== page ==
SUMMARY Background Emerging data suggest an important relationship between sleep and Alzheimer’s Disease (AD), but how poor sleep promotes the development of AD remains unclear. Results Here, using a Drosophila model of AD, we provide evidence suggesting that changes in neuronal excitability underlie the effects of sleep loss on AD pathogenesis. β-amyloid (Aβ) accumulation leads to reduced and fragmented sleep, while chronic sleep deprivation increases Aβ burden. Moreover, enhancing sleep reduces Aβ deposition. Increasing neuronal excitability phenocopies the effects of reducing sleep on Aβ, and decreasing neuronal activity blocks the elevated Aβ accumulation induced by sleep deprivation. At the single neuron level, we find that chronic sleep deprivation, as well as Aβ expression, enhances intrinsic neuronal excitability. Importantly, these data reveal that sleep loss exacerbates Aβ–induced hyperexcitability and suggest that defects in specific K+ currents underlie the hyperexcitability caused by sleep loss and Aβ expression. Finally, we show that feeding levetiracetam, an anti-epileptic medication, to Aβ-expressing flies suppresses neuronal excitability and significantly prolongs their lifespan. Conclusions Our findings directly link sleep loss to changes in neuronal excitability and Aβ accumulation and further suggest that neuronal hyperexcitability is an important mediator of Aβ toxicity. Taken together, these data provide a mechanistic framework for a positive feedback loop, whereby sleep loss and neuronal excitation accelerate the accumulation of Aβ, a key pathogenic step in the development of AD. PMID:25754641

  10. Possible Involvement of Cone Opsins in Distinct Photoresponses of Intrinsically Photosensitive Dermal Chromatophores in Tilapia Oreochromis niloticus

    PubMed Central

    Chen, Shyh-Chi; Robertson, R. Meldrum; Hawryshyn, Craig W.

    2013-01-01

    Dermal specialized pigment cells (chromatophores) are thought to be one type of extraretinal photoreceptors responsible for a wide variety of sensory tasks, including adjusting body coloration. Unlike the well-studied image-forming function in retinal photoreceptors, direct evidence characterizing the mechanism of chromatophore photoresponses is less understood, particularly at the molecular and cellular levels. In the present study, cone opsin expression was detected in tilapia caudal fin where photosensitive chromatophores exist. Single-cell RT-PCR revealed co-existence of different cone opsins within melanophores and erythrophores. By stimulating cells with six wavelengths ranging from 380 to 580 nm, we found melanophores and erythrophores showed distinct photoresponses. After exposed to light, regardless of wavelength presentation, melanophores dispersed and maintained cell shape in an expansion stage by shuttling pigment granules. Conversely, erythrophores aggregated or dispersed pigment granules when exposed to short- or middle/long-wavelength light, respectively. These results suggest that diverse molecular mechanisms and light-detecting strategies may be employed by different types of tilapia chromatophores, which are instrumental in pigment pattern formation. PMID:23940562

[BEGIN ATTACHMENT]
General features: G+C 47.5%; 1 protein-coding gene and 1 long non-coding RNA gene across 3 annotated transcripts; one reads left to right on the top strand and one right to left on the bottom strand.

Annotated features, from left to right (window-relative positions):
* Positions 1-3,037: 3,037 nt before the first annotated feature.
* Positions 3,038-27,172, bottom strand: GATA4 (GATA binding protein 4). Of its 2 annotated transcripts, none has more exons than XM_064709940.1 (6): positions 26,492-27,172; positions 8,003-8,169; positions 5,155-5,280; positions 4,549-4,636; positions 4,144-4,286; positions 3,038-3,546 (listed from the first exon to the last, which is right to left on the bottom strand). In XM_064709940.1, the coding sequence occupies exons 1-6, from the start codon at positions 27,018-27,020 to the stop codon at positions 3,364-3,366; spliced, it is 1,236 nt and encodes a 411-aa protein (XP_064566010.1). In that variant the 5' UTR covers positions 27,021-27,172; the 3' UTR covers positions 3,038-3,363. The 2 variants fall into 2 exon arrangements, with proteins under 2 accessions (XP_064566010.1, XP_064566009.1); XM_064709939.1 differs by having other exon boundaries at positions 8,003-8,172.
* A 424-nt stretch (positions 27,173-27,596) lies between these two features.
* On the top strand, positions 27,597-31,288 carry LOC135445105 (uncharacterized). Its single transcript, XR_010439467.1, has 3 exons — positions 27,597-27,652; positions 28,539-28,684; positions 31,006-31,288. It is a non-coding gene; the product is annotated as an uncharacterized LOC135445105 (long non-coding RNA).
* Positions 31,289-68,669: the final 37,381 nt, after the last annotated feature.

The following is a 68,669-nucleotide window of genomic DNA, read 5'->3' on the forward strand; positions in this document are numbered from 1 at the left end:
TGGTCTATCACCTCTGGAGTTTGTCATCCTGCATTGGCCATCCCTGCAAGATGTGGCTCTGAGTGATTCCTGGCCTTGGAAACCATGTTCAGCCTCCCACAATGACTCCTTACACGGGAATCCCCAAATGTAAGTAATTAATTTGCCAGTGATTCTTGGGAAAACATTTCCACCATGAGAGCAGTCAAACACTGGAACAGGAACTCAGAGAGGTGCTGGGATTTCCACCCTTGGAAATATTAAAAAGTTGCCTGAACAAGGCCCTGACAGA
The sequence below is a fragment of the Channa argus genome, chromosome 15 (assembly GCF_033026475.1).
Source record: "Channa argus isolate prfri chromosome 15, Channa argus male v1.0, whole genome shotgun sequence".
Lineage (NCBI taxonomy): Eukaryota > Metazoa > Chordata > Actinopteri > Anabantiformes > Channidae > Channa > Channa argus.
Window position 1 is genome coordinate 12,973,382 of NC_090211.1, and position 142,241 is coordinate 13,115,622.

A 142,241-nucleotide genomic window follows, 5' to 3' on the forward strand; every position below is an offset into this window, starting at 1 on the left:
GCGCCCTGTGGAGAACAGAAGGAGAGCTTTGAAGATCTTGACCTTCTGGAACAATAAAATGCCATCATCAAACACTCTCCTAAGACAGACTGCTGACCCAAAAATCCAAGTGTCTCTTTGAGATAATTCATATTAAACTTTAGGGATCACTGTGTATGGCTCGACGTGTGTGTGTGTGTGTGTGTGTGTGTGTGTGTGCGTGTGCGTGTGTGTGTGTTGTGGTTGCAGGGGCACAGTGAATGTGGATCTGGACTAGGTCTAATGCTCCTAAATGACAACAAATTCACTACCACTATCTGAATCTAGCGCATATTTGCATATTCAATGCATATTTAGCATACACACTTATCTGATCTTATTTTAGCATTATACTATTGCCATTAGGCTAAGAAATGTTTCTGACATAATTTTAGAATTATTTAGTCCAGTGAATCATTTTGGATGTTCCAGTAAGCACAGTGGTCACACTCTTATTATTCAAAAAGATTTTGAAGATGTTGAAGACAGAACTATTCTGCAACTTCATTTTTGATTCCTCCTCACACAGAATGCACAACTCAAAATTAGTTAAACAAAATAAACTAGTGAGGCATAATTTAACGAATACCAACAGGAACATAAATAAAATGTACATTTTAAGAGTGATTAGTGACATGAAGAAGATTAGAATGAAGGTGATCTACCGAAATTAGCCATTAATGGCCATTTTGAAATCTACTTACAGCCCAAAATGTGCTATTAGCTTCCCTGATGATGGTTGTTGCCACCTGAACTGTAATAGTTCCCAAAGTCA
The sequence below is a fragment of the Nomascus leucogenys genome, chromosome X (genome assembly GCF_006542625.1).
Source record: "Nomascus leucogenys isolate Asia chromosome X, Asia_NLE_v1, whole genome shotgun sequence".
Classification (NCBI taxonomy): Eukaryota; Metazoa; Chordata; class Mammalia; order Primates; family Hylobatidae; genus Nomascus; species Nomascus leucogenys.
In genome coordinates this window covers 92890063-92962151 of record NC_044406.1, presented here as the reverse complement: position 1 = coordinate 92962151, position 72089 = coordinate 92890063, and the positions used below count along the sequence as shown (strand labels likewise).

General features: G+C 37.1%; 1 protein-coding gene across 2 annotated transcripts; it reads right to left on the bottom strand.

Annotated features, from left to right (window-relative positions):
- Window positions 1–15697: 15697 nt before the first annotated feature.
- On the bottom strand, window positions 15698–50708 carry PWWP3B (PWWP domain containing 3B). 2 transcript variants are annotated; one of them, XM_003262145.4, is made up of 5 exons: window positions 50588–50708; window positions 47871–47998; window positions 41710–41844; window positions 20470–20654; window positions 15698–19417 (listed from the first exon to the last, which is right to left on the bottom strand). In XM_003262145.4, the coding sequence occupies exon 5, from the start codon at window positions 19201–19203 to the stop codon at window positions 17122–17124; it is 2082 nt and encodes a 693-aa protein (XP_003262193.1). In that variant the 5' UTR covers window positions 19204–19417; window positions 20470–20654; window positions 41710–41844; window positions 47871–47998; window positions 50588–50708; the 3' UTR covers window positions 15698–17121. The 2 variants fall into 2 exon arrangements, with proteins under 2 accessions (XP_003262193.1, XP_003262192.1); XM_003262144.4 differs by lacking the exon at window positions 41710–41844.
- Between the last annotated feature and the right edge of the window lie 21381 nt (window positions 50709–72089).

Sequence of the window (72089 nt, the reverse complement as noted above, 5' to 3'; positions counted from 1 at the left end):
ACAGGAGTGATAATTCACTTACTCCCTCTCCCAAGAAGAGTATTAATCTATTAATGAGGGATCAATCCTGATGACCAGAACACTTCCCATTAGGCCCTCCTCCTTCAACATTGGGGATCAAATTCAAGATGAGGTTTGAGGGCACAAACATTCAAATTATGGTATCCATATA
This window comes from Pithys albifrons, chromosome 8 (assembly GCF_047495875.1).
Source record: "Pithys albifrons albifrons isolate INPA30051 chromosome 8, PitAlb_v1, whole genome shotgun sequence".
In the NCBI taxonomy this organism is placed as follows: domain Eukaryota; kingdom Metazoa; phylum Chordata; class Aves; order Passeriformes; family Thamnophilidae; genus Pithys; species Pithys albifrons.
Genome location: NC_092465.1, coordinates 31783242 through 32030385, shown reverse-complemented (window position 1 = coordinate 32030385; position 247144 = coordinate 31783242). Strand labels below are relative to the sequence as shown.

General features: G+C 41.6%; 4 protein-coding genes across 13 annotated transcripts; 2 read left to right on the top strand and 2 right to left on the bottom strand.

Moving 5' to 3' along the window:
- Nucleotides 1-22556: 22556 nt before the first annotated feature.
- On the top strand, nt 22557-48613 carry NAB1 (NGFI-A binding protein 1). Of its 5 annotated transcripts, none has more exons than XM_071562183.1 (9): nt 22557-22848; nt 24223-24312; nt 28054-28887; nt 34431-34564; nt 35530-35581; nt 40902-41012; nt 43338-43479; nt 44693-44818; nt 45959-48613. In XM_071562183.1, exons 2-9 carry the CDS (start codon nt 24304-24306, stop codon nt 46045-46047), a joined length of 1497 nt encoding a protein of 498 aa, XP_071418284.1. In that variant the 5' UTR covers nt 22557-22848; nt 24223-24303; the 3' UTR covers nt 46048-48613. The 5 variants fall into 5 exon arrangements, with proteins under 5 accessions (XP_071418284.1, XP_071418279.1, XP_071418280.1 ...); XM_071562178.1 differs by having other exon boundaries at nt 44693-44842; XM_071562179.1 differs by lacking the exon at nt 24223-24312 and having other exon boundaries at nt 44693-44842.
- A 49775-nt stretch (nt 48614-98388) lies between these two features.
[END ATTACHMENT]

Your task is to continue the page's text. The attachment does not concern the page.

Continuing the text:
11. Intrinsic oscillations of neocortex generated by layer 5 pyramidal neurons.

    PubMed

    Silva, L R; Amitai, Y; Connors, B W

    1991-01-25

    Rhythmic activity in the neocortex varies with different behavioral and pathological states and in some cases may encode sensory information. However, the neural mechanisms of these oscillations are largely unknown. Many pyramidal neurons in layer 5 of the neocortex showed prolonged, 5- to 12-hertz rhythmic firing patterns at threshold. Rhythmic firing was due to intrinsic membrane properties, sodium conductances were essential for rhythmicity, and calcium-dependent conductances strongly modified rhythmicity. Isolated slices of neocortex generated epochs of 4- to 10-hertz synchronized activity when N-methyl-D-aspartate receptor-mediated channels were facilitated. Layer 5 was both necessary and sufficient to produce these synchronized oscillations. Thus, synaptic networks of intrinsically rhythmic neurons in layer 5 may generate or promote certain synchronized oscillations of the neocortex.

  12. Broadband macroscopic cortical oscillations emerge from intrinsic neuronal response failures.

    PubMed

    Goldental, Amir; Vardi, Roni; Sardi, Shira; Sabo, Pinhas; Kanter, Ido

    2015-01-01

    Broadband spontaneous macroscopic neural oscillations are rhythmic cortical firing which were extensively examined during the last century, however, their possible origination is still controversial. In this work we show how macroscopic oscillations emerge in solely excitatory random networks and without topological constraints. We experimentally and theoretically show that these oscillations stem from the counterintuitive underlying mechanism-the intrinsic stochastic neuronal response failures (NRFs). These NRFs, which are characterized by short-term memory, lead to cooperation among neurons, resulting in sub- or several- Hertz macroscopic oscillations which coexist with high frequency gamma oscillations. A quantitative interplay between the statistical network properties and the emerging oscillations is supported by simulations of large networks based on single-neuron in-vitro experiments and a Langevin equation describing the network dynamics. Results call for the examination of these oscillations in the presence of inhibition and external drives. PMID:26578893